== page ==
protocol to handle threats at their own layer, I would probably call out that
since IOAM is defined as data fields rather than a dedicated packet structure,
we also rely on the lower layer to provide integrity protection for whch data
fields (that is, IOAM Option-Types) are present in a given packet.

### limited off-path attackers

§3 refers to RFC 9055 for definition of on- and off-path attackers.  QUIC (RFC
9000) considers an additional case of "limited on-path" attackers that are
initially off-path but in some cases can change packet routing and become on
path for some portions of a flow.  Do you think that considering this level of
subtlety is relevant for this document?  On initial read, I'm not really seeing
much where considering this distinction would actually change what we say, so
perhaps not.

### threat: false error injection

The discussion in §3 around creating a failure report for a nonexistent failure
mentions the potential for additional processing/export by IOAM nodes along the
path.  Could this be a privacy concern where the additional reported data
contains "sensitive" information (for some definition of "sensitive")?  I am
not sure if it is worth also mentioning the time of humans who get to look at
the false positive reports and analyze them, only to ultimately discard them as
bogus.

### threat: removal of fields

We cover modification and injection already, but might have a bit of discussion
on what happens when the attacker just removes some or all IOAM fields.

### IOAM-Data-Fields modification

In §3.1 I might expand "false picture of the paths in the network" to cover
both the notion of providing false paths in the network (topology-wise) and
providing false data about (real or false) paths in the network.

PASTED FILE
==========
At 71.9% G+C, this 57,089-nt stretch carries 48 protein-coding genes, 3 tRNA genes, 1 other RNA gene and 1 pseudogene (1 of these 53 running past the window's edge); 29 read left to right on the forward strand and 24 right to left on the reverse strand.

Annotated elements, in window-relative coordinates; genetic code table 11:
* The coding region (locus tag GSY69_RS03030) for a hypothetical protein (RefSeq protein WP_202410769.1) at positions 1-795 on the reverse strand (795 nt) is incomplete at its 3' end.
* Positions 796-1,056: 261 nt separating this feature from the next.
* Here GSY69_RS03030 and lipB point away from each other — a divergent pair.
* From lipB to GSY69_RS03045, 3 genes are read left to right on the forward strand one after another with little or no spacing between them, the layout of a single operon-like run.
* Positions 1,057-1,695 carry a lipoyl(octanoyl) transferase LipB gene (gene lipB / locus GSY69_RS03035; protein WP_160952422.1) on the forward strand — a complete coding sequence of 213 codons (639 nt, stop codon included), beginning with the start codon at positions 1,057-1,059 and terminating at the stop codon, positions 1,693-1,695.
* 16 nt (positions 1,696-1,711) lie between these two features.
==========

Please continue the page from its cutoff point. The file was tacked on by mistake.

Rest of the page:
### Option-Type Headers scope

In §3.2 we talk about the implications of changing the header of IOAM
Option-Types, but the discussion here is intrinsically limited to the
option-types defined at the time of this writing; we should probably
acknowledge that limitation explicitly (and possibly just say that the listed
implications are intended to be examples rather than exhaustive, as well). We
might also want to say that modifying the headers can have similar effects to
modifying the data-fields directly, in terms of making the interpreted data
useless.

### Namespace-ID modification

> Another possibility for the attacker is to change the context of
IOAM-Data-Fields by modifying the Namespace-ID field in IOAM Option-Type
headers, which makes the integrity protection of IOAM-Data-Fields completely
useless.

This "completely useless" probaly merits further exposition.  (That is to say,
I don't think I actually know what you mean by it.)

### Injection defenses

While I agree that the impacts of injection (§3.3,3.4) are similar to
modification in general, it does seem that an IOAM deployment would be able to
protect itself from injection (but not modification) if it know a priori what
IOAM mechanisms were going to be in use on each flow, so that unexpected ones
could be rejected.  That said, this scenario may not be worth mentioning in the
document, since an attacker in a position to inject IOAM content into otherwise
valid packets would very likely also be able to modify preexisting IOAM
content...but an off-path attacker could inject wholly new packets with IOAM
content while being unable to modify existing IOAM content.

### Replay scope

§ 3.5 mentions that an attacker can replay an IOAM Option-Type on a new data